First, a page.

“We want people to come in and ask questions and interact with our Public Safety team,” said CWCapital spokesperson Brian Moriarty, who was also present during the interview, along with CWCapital Asset Manager Andrew Cain. “It’s more convenient for residents.”
It was in 2006 that ST/PCV’s security department officially became known as “Public Safety,” which McClellan said was done since the department is made up of peace officers, not guards.
That said, while preventing and stopping crime is the top priority for the officers, mainly it is quality of life issues that they’re responding to on a regular basis, such as loud parties and unregistered dogs. Dealing with the latter issue has been made a little easier since management introduced a brightly colored registration tag for dogs, eliminating the need to stop all dog owners as they walk through the grounds. When dealing with the former issue, McClellan himself will sometimes show up to the offending apartment with a member of the property’s legal team when a noise issue is particularly serious and persisting.
The new Public Safety office at 2 Stuyvesant Oval (Photo by Sabina Mollot)
McClellan, who’s worked for ST/PCV for the past eight years, previously had a 21-year career with the NYPD, and his last role was that of commanding officer of the 71st Precinct in Crown Heights. Since his arrival in ST/PCV, crime in the community has decreased, he said, a fact he credits to upgrades made to the property’s security system as the technology has improved. For example, the system was designed so that cameras can be added any time anywhere, and there have been many added over the past few years as the layout has changed to feature the new amenity spaces as well as the more recent construction projects like the extension of the leasing office. Some cameras also face outside the property, and that came in handy recently when police were looking for a robber who kept hitting a Dunkin Donuts shop on the west side of First Avenue. After the NYPD asked ST/PCV Public Safety to focus a camera at that location, the footage wound up being instrumental in the arrest several days later of a man who molested a young girl at the shop.
Crime tends to be higher on the west side of First Avenue than on the ST/PCV side, “and we’d like to keep it that way,” said McClellan, who also provided some interesting local crime stats. ST/PCV, which covers 10 percent of the 13th Precinct’s coverage area geographically and is home to 24.5 percent of the precinct’s population, only accounts for 5 percent of the crime.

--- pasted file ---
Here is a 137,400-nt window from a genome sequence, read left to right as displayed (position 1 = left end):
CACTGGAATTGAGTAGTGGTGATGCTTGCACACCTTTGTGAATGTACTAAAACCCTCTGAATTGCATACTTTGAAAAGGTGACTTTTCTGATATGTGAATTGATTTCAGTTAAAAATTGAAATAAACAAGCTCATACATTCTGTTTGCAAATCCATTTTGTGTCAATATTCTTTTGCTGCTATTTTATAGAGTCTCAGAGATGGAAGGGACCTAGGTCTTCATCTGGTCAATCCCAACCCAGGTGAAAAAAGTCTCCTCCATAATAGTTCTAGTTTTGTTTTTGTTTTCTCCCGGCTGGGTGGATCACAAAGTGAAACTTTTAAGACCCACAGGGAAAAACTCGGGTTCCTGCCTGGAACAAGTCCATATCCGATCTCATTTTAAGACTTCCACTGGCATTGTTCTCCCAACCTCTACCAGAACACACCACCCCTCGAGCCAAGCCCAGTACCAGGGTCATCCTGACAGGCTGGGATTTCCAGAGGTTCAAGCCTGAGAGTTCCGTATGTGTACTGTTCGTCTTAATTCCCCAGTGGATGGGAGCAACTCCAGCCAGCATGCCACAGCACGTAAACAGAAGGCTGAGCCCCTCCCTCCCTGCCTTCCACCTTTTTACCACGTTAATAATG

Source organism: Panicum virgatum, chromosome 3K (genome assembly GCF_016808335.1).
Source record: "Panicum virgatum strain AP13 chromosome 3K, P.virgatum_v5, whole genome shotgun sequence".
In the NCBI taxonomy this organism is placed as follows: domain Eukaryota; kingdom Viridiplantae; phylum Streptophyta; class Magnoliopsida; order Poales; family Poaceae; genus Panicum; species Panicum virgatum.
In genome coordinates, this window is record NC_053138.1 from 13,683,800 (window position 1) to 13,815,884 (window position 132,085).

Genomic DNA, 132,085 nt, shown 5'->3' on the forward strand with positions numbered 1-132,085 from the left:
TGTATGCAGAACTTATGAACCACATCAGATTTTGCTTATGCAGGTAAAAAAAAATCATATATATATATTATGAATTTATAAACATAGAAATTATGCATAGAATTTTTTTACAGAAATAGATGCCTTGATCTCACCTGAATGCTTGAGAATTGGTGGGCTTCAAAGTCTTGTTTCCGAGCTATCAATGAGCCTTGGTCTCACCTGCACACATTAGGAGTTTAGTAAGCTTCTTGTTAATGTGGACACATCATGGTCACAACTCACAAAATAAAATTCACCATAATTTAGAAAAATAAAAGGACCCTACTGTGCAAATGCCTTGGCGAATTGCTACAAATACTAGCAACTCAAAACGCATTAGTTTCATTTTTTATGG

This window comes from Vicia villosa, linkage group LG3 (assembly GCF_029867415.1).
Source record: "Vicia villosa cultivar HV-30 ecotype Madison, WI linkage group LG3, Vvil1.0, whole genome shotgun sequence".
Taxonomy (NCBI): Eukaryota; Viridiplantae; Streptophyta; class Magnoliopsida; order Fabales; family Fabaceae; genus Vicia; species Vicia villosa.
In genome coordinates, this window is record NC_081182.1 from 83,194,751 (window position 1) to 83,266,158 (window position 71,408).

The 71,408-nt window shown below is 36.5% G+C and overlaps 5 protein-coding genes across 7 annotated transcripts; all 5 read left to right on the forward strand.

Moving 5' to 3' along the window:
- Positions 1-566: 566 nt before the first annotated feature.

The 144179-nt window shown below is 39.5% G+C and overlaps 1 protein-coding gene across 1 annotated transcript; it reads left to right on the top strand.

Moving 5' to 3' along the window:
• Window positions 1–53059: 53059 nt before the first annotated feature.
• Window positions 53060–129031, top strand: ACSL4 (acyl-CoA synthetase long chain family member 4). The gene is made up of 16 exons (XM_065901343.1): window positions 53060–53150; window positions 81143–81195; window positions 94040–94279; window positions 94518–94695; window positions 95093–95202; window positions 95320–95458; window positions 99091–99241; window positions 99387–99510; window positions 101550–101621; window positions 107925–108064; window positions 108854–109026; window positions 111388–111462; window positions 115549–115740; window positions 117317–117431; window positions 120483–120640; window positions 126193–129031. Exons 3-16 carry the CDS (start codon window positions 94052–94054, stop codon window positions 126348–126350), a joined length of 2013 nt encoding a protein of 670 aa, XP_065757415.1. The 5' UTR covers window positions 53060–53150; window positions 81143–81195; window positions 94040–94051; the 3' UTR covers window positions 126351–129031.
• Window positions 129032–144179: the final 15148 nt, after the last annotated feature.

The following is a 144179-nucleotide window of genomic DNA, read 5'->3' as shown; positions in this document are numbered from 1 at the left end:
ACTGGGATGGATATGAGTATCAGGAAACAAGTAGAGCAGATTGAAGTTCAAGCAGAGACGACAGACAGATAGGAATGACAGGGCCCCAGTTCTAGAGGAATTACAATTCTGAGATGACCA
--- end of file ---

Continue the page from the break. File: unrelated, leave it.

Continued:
But when there are crimes on the property, once catching the perps, Public Safety officers will typically turn them over to the 13th Precinct for arrests. Though 40 of ST/PCV’s officers are official peace officers with the authority from the NYPD to issue summonses and make arrests, there are still other limitations to consider. “We don’t have an arrest processing center here and we don’t have cells,” said McClellan.
Hours for the new Public Safety office, during which walk-ins are welcomed, are 8:30 a.m.-8 p.m. on weekdays and 9 a.m. to 3 p.m. on weekends and holidays. The command center is open 24/7 though and people can come in with an emergency after hours.
The construction of the office comes after CWCapital also invested in new trucks as well as three T3 motion scooters for the officers to make their rounds in.
Stuyvesant Town Security Chief Bill McClellan and General Manager Sean Sullivan address residents at a town hall meeting on Tuesday. Photo by Maria Rocha-Buschel
By Maria Rocha-Buschel
General Manager Sean Sullivan hosted a town hall meeting for Stuyvesant Town and Peter Cooper Village residents last Tuesday, the first such meeting in a number of years. Sullivan noted at the beginning of the meeting that its purpose was an informal gathering to talk with seniors about residential programming and the community center, but it quickly became clear that residents had other things on their minds. Security issues, Sandy-related problems and the rising student population were some of the main concerns of tenants at the meeting.
In light of the keycard failures during Sandy, one resident asked Sullivan at the beginning of the meeting if it would be possible to put regular cylinders with physical keys back on apartment doors.
“You may not like some of my responses but I’m going to try to be straight with you tonight,” Sullivan said. “The short answer is no. It’s a system that we put in place and it works. (Sandy) was an extraordinary moment in time and we took extraordinary measures.” Residents responded to this, frustrated, saying the system obviously does not work if it failed for so long after the storm, but Sullivan noted that Sandy was not a typical scenario. “Battery backup for the keycard system will work in a typical outage,” he said.